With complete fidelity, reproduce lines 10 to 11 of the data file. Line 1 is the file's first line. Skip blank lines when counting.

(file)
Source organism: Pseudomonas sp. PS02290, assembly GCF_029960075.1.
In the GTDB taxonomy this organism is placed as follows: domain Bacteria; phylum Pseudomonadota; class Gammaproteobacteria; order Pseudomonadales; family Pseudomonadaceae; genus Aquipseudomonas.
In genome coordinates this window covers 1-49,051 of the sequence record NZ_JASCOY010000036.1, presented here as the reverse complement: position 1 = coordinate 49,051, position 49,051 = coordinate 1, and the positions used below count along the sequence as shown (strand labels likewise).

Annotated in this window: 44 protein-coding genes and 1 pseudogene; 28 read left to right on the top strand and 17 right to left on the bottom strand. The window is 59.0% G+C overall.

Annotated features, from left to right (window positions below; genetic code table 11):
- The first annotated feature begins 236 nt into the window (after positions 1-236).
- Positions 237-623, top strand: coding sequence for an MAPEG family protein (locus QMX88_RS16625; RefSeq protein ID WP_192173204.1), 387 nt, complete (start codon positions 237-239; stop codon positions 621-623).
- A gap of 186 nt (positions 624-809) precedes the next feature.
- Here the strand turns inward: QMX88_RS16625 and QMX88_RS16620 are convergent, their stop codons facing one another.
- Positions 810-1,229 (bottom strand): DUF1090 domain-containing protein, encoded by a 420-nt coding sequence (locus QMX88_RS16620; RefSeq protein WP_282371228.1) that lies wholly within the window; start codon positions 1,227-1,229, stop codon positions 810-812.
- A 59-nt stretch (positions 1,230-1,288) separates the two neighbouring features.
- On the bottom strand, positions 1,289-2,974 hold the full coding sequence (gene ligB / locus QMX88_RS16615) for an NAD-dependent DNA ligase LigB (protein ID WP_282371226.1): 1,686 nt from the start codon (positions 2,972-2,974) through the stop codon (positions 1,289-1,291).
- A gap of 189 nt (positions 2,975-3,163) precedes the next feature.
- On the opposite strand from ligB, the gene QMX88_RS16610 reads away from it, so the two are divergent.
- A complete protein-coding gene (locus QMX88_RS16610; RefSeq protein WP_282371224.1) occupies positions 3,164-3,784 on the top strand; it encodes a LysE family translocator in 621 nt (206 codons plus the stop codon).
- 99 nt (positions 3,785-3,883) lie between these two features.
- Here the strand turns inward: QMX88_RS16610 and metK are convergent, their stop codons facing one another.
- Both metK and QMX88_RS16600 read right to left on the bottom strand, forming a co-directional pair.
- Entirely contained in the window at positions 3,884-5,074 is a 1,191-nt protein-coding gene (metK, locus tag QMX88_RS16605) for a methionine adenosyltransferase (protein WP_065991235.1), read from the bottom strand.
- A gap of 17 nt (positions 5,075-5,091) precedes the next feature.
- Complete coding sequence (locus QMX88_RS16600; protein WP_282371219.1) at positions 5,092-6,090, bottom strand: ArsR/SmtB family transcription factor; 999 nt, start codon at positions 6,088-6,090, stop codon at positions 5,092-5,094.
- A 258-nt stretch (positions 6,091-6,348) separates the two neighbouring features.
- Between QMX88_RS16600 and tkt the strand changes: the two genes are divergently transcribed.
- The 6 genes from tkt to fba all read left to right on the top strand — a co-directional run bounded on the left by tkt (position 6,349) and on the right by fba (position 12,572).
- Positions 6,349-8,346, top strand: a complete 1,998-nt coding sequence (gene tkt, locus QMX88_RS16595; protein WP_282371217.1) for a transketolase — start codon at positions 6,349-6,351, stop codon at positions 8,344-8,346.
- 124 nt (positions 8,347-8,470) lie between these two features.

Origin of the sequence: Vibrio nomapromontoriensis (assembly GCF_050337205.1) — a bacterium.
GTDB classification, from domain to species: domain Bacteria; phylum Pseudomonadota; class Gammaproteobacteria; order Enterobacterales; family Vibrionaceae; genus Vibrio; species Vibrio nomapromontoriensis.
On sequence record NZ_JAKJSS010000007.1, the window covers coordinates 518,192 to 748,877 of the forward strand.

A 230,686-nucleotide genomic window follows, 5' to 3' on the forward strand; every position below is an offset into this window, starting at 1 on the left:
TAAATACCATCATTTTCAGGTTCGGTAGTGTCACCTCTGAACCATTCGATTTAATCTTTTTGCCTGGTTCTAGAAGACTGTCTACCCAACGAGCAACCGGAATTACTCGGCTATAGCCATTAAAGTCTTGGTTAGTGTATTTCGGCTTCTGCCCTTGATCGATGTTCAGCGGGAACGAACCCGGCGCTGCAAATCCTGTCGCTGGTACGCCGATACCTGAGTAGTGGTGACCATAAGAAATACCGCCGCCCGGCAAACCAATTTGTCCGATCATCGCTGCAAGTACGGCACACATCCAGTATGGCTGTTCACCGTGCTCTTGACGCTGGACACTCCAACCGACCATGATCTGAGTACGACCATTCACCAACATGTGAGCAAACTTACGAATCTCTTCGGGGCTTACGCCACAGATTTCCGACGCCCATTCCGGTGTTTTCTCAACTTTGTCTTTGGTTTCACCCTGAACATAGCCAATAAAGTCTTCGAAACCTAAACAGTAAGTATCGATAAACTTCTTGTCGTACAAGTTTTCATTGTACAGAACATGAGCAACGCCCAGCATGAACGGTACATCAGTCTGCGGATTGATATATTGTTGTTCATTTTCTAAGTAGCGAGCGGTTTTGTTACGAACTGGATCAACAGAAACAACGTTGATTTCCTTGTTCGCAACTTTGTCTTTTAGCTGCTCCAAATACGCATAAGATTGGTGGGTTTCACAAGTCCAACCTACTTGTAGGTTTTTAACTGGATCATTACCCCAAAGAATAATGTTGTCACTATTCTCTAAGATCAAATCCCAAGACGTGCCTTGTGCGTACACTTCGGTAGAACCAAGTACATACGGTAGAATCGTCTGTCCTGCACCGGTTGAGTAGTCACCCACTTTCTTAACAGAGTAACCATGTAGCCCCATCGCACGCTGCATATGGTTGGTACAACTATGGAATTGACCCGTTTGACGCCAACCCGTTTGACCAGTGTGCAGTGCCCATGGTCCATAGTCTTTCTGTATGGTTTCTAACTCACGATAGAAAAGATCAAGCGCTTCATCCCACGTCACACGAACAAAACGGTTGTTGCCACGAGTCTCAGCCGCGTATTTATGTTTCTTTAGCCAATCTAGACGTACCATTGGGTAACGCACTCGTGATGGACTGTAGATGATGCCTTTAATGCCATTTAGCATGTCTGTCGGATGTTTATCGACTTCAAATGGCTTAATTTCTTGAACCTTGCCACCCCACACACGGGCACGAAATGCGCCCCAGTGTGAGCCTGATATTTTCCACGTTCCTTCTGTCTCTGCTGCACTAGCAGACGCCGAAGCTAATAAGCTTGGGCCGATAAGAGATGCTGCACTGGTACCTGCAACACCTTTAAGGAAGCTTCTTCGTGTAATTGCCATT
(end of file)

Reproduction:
- Positions 810-1,229 (bottom strand): DUF1090 domain-containing protein, encoded by a 420-nt coding sequence (locus QMX88_RS16620; RefSeq protein WP_282371228.1) that lies wholly within the window; start codon positions 1,227-1,229, stop codon positions 810-812.
- A 59-nt stretch (positions 1,230-1,288) separates the two neighbouring features.